Former Irish international Kevin Doyle has encouraged young Irish prospects to progress through the Irish system before making the decision to move abroad.
Despite the darkness that surrounds the current Irish football administration, there have been some positives in 2019 with the success of underage sides and the talent currently coming through.
This has been a welcome development for Kevin Doyle, who saw it up close in his role in his coaching role with the Ireland U17s.
Speaking on Balls.ie's The Buildup podcast, the Ladbrokes ambassador said the progression of young prospects like Troy Parrott and Jayson Molumby is a major positive.
I sat in RTE six months ago and had sort of an argument with Liam Brady which is not unusual. He was saying there is nothing coming through. He could see nothing. No bright light. No young players. I tried to explain to him I think we do have a change coming through. There are young players.
All of a sudden, in the last few months you are seeing that.
In a bid to build on that, Doyles feels the domestic league is an ideal spot for developing players. The former Cork City and St Patrick's Athletic striker suggested there have been major strides made in recent years.
"There is effort being put in by coaches. The facilities, parents ask me about their kids being offered trials here and there in England, they are 13 or 14. I am like 'will you just leave them alone.' Let them be.
"League of Ireland teams all now have it, every coach has badges. The facilities might not be five star Man City facilities but they are all up to a standard that are way better than 15 or 20 years ago.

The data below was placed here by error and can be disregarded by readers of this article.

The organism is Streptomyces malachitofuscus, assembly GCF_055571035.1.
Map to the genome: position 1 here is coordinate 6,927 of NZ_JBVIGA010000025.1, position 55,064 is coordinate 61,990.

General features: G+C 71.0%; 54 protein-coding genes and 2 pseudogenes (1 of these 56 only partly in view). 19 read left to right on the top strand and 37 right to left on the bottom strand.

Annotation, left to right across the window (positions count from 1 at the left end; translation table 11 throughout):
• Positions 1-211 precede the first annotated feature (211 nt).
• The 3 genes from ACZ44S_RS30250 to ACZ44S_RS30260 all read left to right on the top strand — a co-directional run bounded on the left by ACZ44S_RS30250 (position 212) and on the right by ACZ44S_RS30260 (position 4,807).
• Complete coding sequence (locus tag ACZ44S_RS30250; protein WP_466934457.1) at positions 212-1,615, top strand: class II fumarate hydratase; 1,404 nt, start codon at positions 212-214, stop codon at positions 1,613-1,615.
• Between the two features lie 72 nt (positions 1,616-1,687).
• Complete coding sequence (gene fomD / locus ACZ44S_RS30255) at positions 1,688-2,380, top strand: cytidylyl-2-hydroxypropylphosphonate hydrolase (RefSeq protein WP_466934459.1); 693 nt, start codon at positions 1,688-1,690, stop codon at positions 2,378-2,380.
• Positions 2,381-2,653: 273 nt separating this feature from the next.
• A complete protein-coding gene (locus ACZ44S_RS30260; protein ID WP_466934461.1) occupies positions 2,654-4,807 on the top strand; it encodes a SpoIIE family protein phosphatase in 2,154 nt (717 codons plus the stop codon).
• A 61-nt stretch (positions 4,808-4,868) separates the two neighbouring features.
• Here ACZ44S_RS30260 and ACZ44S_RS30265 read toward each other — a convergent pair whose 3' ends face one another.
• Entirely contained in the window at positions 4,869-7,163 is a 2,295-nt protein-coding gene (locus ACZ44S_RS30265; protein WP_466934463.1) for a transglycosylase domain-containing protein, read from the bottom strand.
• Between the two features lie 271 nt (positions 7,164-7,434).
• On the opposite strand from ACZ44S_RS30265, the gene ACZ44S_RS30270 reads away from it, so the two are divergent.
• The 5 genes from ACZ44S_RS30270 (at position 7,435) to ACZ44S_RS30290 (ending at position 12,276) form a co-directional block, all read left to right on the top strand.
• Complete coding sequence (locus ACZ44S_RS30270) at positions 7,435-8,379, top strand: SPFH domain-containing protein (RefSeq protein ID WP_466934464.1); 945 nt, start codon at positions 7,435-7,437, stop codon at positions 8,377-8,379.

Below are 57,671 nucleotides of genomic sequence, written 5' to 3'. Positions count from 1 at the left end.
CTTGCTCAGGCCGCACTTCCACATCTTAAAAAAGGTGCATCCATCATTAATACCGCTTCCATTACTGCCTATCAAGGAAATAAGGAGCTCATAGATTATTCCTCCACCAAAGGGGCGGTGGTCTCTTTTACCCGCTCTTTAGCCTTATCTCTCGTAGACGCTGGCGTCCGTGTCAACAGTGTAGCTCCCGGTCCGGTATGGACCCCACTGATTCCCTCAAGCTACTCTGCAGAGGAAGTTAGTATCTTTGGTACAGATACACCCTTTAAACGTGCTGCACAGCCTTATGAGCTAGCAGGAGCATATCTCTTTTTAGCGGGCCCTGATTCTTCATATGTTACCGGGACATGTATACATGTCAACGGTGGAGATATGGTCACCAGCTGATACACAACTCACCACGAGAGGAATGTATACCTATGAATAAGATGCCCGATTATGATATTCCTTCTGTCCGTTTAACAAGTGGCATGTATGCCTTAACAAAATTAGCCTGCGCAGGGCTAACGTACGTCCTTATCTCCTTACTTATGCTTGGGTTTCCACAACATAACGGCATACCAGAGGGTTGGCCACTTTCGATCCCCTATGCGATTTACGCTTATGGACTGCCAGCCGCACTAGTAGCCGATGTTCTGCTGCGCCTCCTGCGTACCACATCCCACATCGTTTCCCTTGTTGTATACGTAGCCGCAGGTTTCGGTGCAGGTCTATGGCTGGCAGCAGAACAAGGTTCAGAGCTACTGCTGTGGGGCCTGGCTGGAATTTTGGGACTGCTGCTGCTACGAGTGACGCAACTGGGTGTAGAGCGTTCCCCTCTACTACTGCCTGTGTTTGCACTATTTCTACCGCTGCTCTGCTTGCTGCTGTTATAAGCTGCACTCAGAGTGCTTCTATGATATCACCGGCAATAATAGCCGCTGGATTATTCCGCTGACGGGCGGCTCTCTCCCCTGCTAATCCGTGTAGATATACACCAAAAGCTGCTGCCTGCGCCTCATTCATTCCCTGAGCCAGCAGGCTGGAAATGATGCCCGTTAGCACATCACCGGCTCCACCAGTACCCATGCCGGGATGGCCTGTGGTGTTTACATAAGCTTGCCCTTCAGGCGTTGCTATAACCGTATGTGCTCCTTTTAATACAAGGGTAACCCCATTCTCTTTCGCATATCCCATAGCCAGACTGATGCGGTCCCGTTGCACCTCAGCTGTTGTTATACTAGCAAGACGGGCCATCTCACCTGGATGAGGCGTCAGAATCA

"They are getting well looked after, training three or four nights a week. League of Ireland gets bashed a lot but that side has definitely improved and will only get better."
For a specific minority, an early move will prove beneficial. But for the majority, home comforts can be a great aid.
"If you are going over 20 or 21 you are going to join a first-team and be involved. You are not going over as a 15 or 16-year-old, basically like a farm animal put out in a field and maybe you go into something, maybe you won't. Get rid of them in two or three years anyway."
"I always remember my first year at Reading I was in the first team, doing really well and these young Irish kids being brought in to introduce me because it was seen as a way to get them to sign for Reading, introduce them to other Irish players in the first-team, I never saw those kids again.
"They'd sign, but you'd never see those kids again."
If Man City want you at 14. If they think you are that good, they should be willing to watch you. Bring you over on your holidays and train with them but stay with your club in Ireland, sign when you're 17, 18. 'I will do my coaching, training in the offseason etc.'
If they really want you, they will want you when you are 17. I know that is what John O'Shea did, he signed for Man United but stayed to do his Leaving Cert. They really wanted him so they waited.
"Staying at home going through the League of Ireland, nowadays what they have got, that is the way to do it."